Photonics is the answer

Photonics at TU/e

During the past 50 years an explosive growth spurt within electrical engineering has radically altered our lives. Society has become dependent on the products produced by electrical engineering – in fact, no other discipline has had such an impact. The next 50 years will see even more  radical changes in areas such as communications, healthcare, energy supply, mobility and production automation. 

In view of these developments, the Department of Electrical Engineering has identified three areas of research with high societal relevance:

  • The Connected World (Developments in Communication)
  • Smart and Sustainable Society (Working Toward a Sustainable Society)
  • Care and Cure (Electrical Engineering in the Healthcare Sector)

The department’s employees and students have achieved resounding successes in close collaboration with industry and social partners in each of these research fields.

This interview focuses on some of the demanding challenges in The Connected World. Today’s data traffic is already nudging the physical limits of contemporary microelectronics. Data centers around the globe currently devour more than three percent of the total power generated in the world and this voracious use of power is predicted to rise to double figures if we fail to tackle the problem. 

Photonics – the technology that uses light instead of electrons to carry information – is the answer. We talk to three key employees associated with TU/e’s Institute for Photonic Integration (IPI). They are PhD candidate John van Weerdenburg (Electro-optical communications), Associate Professor Oded Raz (Electro-optical communication group) and Professor Jaime Gómez Rivas (Photonics and semiconductor nanophysics group). 

Why does TU/e stand out in Photonics?

Jaime: TU/e is unique in that the link to local companies drives fundamental research. I am working on Strongly Coupled Optoelectronics, which is funded by a 1.5 million euro VICI grant from the Netherlands Organization for Scientific Research (NWO). The potential benefits of this fundamental  research into the properties of materials at nano level include a quantumleap improvement in the performance and efficiency of solar cells and LEDs and lasers. We first worked in this area with Philips, so you could say one thing led to another. And TU/e’s excellent and highly modern lab facilities were a further contributory factor.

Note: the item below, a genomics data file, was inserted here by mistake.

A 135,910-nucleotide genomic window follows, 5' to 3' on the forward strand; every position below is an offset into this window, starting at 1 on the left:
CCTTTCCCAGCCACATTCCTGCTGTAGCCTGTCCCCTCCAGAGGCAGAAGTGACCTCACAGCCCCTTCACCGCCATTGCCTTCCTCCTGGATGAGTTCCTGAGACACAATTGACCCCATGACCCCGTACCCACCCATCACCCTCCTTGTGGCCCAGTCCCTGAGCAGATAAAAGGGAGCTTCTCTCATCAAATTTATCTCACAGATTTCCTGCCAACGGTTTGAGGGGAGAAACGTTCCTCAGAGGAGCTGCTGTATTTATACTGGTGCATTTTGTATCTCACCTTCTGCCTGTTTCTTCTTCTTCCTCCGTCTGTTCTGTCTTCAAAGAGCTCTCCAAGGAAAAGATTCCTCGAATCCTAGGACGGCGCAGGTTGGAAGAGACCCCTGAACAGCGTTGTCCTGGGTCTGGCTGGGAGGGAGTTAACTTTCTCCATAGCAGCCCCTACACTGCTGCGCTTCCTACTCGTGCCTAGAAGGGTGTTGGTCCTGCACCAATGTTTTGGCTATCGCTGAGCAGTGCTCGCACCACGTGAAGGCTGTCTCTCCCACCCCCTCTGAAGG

Oded: After being awarded a PhD in Microwave Photonics by Tel Aviv University, I started looking around for a research position. Although I briefly considered the USA, I came to TU/e because of its strengths and applied science track record in this particular area. I like to contribute to society by developing products, helping businesses and teaching and mentoring the next generation of young researchers. TU/e ticks all those boxes. And finding a good balance between work and family is no problem here in Eindhoven.

John: I discovered a passion for research during an internship with a German Telecom company. When TU/e offered me a position that matched my area of interest – incidentally also a NWO project – I jumped at the chance. The project involves ramping up optical fiber performance in terms of speed, distance and bandwidth – quite a challenge! Although I love experimental work, I also see a possible career path in business, so IPI’s strong links with industry are an attractive part of the mix. 

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What exciting projects have you worked on during the past 12 months or so?